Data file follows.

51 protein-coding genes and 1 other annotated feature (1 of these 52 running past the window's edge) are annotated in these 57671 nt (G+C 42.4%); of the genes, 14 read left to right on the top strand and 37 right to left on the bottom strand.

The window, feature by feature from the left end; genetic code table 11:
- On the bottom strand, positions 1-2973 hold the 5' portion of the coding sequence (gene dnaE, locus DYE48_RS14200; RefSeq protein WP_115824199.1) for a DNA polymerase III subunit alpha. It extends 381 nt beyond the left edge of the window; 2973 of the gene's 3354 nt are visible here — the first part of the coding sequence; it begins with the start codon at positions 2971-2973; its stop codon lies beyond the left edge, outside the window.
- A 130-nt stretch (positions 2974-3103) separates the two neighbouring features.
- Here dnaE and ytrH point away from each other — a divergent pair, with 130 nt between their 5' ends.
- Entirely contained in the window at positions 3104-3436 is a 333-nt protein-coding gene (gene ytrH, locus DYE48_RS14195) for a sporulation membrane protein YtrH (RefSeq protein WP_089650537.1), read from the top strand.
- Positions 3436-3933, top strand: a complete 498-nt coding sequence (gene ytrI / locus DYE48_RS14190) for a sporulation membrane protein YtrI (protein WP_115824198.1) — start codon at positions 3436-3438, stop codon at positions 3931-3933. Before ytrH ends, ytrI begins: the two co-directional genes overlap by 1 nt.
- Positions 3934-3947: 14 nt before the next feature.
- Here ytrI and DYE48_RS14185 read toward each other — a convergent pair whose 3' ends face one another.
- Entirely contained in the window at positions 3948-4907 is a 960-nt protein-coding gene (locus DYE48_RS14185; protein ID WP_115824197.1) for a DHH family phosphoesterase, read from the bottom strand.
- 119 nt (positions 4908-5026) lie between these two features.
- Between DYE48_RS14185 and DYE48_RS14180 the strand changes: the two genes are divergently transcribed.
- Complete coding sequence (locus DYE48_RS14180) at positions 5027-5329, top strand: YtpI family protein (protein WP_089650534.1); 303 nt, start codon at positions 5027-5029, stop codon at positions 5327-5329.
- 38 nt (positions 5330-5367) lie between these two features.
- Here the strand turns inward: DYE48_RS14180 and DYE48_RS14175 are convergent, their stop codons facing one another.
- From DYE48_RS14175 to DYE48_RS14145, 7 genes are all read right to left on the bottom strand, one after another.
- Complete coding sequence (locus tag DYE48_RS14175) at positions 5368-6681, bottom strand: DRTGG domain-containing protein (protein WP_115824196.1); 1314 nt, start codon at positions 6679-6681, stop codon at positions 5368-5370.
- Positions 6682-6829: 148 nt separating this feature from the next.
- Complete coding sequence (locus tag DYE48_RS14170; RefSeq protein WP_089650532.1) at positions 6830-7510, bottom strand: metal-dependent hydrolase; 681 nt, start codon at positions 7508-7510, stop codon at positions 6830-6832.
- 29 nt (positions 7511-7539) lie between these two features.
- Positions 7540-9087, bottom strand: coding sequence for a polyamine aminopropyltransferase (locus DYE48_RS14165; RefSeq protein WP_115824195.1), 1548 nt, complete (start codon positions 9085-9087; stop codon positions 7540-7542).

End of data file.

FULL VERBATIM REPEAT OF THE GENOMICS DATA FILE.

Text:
51 protein-coding genes and 1 other annotated feature (1 of these 52 running past the window's edge) are annotated in these 57671 nt (G+C 42.4%); of the genes, 14 read left to right on the top strand and 37 right to left on the bottom strand.

The window, feature by feature from the left end; genetic code table 11:
- On the bottom strand, positions 1-2973 hold the 5' portion of the coding sequence (gene dnaE, locus DYE48_RS14200; RefSeq protein WP_115824199.1) for a DNA polymerase III subunit alpha. It extends 381 nt beyond the left edge of the window; 2973 of the gene's 3354 nt are visible here — the first part of the coding sequence; it begins with the start codon at positions 2971-2973; its stop codon lies beyond the left edge, outside the window.
- A 130-nt stretch (positions 2974-3103) separates the two neighbouring features.
- Here dnaE and ytrH point away from each other — a divergent pair, with 130 nt between their 5' ends.
- Entirely contained in the window at positions 3104-3436 is a 333-nt protein-coding gene (gene ytrH, locus DYE48_RS14195) for a sporulation membrane protein YtrH (RefSeq protein WP_089650537.1), read from the top strand.
- Positions 3436-3933, top strand: a complete 498-nt coding sequence (gene ytrI / locus DYE48_RS14190) for a sporulation membrane protein YtrI (protein WP_115824198.1) — start codon at positions 3436-3438, stop codon at positions 3931-3933. Before ytrH ends, ytrI begins: the two co-directional genes overlap by 1 nt.
- Positions 3934-3947: 14 nt before the next feature.
- Here ytrI and DYE48_RS14185 read toward each other — a convergent pair whose 3' ends face one another.
- Entirely contained in the window at positions 3948-4907 is a 960-nt protein-coding gene (locus DYE48_RS14185; protein ID WP_115824197.1) for a DHH family phosphoesterase, read from the bottom strand.
- 119 nt (positions 4908-5026) lie between these two features.
- Between DYE48_RS14185 and DYE48_RS14180 the strand changes: the two genes are divergently transcribed.
- Complete coding sequence (locus DYE48_RS14180) at positions 5027-5329, top strand: YtpI family protein (protein WP_089650534.1); 303 nt, start codon at positions 5027-5029, stop codon at positions 5327-5329.
- 38 nt (positions 5330-5367) lie between these two features.
- Here the strand turns inward: DYE48_RS14180 and DYE48_RS14175 are convergent, their stop codons facing one another.
- From DYE48_RS14175 to DYE48_RS14145, 7 genes are all read right to left on the bottom strand, one after another.
- Complete coding sequence (locus tag DYE48_RS14175) at positions 5368-6681, bottom strand: DRTGG domain-containing protein (protein WP_115824196.1); 1314 nt, start codon at positions 6679-6681, stop codon at positions 5368-5370.
- Positions 6682-6829: 148 nt separating this feature from the next.
- Complete coding sequence (locus tag DYE48_RS14170; RefSeq protein WP_089650532.1) at positions 6830-7510, bottom strand: metal-dependent hydrolase; 681 nt, start codon at positions 7508-7510, stop codon at positions 6830-6832.
- 29 nt (positions 7511-7539) lie between these two features.
- Positions 7540-9087, bottom strand: coding sequence for a polyamine aminopropyltransferase (locus DYE48_RS14165; RefSeq protein WP_115824195.1), 1548 nt, complete (start codon positions 9085-9087; stop codon positions 7540-7542).